Aerospace engineering students honor Reed for dedication to teaching

Texas A&M Sigma Gamma Tau President Austin Probe presented Dr. Helen Reed with the 2012 Thomas U. McElmurry Teaching Excellence Award at the AIAA Banquet in May.Photo of Dr. Helen Reed

Decided by the 2012 May and December graduating seniors, the award cited Reed for "exemplifying dedication and commitment to developing students professionally and academically by displaying a desire for students to succeed, creatively presenting classroom material, and offering opportunities for mentorship and guidance outside the classroom in the aerospace engineering department at Texas A&M University."

At Texas A&M, Reed is a professor and past department head. She is a co-PI on the NASA/Air Force National Hypersonics Science Center in Laminar-Turbulent Transition and directs the AggieSat Lab Satellite Program. Her students and she launched Texas A&M's first satellite, AggieSat2, on the NASA Space Shuttle STS-127 in July 2009. A partnership with NASA Johnson Space Center, AggieSat2 operated for 230 days from release to de-orbit into the Pacific Ocean. The integration and testing of AggieSat4 is being completed by her students, with delivery to NASA JSC in Fall 2012, launch on a SpaceX vehicle, and release from the International Space Station into orbit in 2013.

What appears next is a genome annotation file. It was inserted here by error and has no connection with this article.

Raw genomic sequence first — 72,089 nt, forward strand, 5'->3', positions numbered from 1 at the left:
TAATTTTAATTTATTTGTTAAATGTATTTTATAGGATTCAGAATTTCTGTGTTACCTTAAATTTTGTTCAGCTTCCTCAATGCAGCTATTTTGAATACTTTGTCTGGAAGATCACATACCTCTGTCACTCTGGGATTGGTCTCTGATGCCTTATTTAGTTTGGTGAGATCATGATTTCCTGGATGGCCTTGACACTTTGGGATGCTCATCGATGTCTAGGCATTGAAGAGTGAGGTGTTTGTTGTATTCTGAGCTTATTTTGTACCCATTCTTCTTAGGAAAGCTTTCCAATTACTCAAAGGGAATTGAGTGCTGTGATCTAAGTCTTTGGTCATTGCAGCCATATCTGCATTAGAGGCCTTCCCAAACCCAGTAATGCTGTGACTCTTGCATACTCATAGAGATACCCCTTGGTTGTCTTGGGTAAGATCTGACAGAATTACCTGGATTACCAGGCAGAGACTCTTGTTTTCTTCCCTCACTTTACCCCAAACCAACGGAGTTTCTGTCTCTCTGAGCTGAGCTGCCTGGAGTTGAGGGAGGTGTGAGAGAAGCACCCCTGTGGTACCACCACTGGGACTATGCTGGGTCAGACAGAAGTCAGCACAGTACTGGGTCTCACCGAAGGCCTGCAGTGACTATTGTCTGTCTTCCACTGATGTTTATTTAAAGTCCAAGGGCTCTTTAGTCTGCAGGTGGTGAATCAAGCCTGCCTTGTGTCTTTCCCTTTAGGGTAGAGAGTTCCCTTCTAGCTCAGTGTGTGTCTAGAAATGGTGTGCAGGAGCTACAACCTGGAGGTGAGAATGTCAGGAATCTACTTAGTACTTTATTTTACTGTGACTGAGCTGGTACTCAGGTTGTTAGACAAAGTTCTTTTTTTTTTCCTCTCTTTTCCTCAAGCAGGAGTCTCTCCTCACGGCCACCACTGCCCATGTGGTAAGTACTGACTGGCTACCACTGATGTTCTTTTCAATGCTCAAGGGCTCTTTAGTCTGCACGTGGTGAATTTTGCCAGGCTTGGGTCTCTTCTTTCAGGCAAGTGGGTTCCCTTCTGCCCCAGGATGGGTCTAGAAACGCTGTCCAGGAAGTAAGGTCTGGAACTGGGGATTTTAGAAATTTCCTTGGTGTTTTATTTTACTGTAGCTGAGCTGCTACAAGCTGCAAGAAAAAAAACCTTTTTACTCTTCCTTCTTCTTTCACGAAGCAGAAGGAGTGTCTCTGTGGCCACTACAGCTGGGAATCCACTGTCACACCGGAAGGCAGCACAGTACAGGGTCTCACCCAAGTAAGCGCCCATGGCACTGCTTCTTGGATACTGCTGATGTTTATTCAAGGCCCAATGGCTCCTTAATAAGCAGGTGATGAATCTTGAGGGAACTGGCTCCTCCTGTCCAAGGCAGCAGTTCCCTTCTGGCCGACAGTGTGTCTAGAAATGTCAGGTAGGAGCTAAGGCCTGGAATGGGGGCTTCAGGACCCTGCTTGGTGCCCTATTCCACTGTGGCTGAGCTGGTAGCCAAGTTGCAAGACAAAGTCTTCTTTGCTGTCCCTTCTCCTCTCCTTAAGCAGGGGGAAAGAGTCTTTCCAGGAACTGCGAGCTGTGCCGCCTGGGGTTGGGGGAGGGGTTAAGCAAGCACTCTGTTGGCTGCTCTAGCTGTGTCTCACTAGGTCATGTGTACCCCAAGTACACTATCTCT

Reed is a Fellow of the American Institute of Aeronautics and Astronautics (AIAA), the American Physical Society and the American Society of Mechanical Engineers. She was the recipient of the 2007 J. Leland "Lee" Atwood Award from the American Society for Engineering Education Aerospace Division and AIAA; the award is bestowed annually upon an aerospace engineering educator in recognition of outstanding contributions to the profession. She was inducted into the Academy of Engineering Excellence and the College of Engineering Committee of 100 at Virginia Tech, her alma mater.

In 2011, Reed was appointed to the National Research Council’s Aeronautics and Space Engineering Board. ASEB operates as the National Academies’ focus for “bringing knowledge and expertise of aerospace engineering community to bear on significant technical and policy questions about nationally important aeronautics and space programs.” She has also prior been selected for various NASA aeronautics advisory committees, subcommittees and task forces; the NASA Federal Laboratory Review Task Force of the NASA Advisory Council; the NRC Aerodynamics Panel; and associate editor of Annual Review of Fluid Mechanics. She was the first woman selected for the NATO/AGARD Fluid Dynamics Panel.

For AIAA, she has served on several committees, including Fellows Selection, AIAA journal editor in chief selection, chair of the Atwood Award, chair of the Aerospace Department Chairs’ Association, and Academic Affairs. She has served on advisory boards for aerospace programs at four universities, and on the Vision 2025 Executive Committee for Engineering Science & Mechanics at Virginia Tech.